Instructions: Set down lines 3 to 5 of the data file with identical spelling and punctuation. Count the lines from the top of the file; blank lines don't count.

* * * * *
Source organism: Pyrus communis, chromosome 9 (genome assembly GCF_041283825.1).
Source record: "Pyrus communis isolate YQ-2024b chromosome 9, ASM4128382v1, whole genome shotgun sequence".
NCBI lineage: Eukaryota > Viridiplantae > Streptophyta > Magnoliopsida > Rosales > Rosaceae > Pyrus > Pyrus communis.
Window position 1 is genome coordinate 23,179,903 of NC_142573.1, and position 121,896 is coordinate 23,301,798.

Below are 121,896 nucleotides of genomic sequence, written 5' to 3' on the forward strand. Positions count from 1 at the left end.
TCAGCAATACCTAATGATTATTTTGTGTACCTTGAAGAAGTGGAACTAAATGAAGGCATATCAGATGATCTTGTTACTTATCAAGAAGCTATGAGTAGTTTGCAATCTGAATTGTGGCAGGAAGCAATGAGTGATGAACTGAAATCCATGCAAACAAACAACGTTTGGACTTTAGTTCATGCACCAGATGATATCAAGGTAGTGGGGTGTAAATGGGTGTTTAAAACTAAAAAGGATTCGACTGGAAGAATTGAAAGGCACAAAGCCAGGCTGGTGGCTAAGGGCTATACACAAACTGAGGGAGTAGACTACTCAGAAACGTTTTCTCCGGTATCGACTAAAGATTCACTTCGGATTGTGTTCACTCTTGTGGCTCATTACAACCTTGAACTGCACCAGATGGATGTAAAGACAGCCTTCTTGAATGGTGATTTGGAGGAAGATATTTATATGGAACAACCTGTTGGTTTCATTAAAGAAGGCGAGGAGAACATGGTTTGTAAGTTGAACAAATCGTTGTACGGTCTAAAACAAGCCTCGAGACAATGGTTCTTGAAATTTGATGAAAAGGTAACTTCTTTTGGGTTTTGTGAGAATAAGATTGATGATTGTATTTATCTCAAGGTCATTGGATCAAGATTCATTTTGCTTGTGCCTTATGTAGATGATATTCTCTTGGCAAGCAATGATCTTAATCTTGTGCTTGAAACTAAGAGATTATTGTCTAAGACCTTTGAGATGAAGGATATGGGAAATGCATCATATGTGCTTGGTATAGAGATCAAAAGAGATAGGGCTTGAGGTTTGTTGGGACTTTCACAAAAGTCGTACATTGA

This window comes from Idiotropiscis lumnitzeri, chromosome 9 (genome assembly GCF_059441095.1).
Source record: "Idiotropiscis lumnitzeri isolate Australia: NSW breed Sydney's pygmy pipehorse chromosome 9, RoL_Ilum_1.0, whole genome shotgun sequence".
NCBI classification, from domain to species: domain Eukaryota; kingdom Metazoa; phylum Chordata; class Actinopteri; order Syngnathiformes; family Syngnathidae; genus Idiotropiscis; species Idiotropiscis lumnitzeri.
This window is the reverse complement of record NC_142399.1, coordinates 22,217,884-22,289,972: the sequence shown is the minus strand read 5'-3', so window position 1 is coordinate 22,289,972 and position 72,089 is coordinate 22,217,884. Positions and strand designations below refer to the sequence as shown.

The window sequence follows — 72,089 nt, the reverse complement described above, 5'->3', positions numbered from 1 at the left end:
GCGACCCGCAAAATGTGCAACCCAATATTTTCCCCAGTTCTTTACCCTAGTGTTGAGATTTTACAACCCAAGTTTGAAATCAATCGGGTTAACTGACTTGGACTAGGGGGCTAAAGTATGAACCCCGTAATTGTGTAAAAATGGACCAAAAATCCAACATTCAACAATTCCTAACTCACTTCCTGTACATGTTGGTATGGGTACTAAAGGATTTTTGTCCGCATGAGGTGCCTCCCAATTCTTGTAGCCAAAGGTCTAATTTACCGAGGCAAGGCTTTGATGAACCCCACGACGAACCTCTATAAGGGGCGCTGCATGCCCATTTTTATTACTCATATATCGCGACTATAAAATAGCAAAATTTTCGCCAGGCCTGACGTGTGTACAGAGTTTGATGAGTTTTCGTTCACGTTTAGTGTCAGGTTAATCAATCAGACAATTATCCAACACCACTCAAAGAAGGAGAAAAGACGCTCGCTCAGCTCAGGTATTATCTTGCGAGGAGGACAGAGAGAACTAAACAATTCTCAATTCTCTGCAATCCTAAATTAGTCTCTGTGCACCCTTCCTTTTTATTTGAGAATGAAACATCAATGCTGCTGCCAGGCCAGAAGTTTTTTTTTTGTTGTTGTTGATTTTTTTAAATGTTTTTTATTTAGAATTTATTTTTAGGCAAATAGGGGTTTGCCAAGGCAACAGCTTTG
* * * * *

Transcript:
NCBI lineage: Eukaryota > Viridiplantae > Streptophyta > Magnoliopsida > Rosales > Rosaceae > Pyrus > Pyrus communis.
Window position 1 is genome coordinate 23,179,903 of NC_142573.1, and position 121,896 is coordinate 23,301,798.

Below are 121,896 nucleotides of genomic sequence, written 5' to 3' on the forward strand. Positions count from 1 at the left end.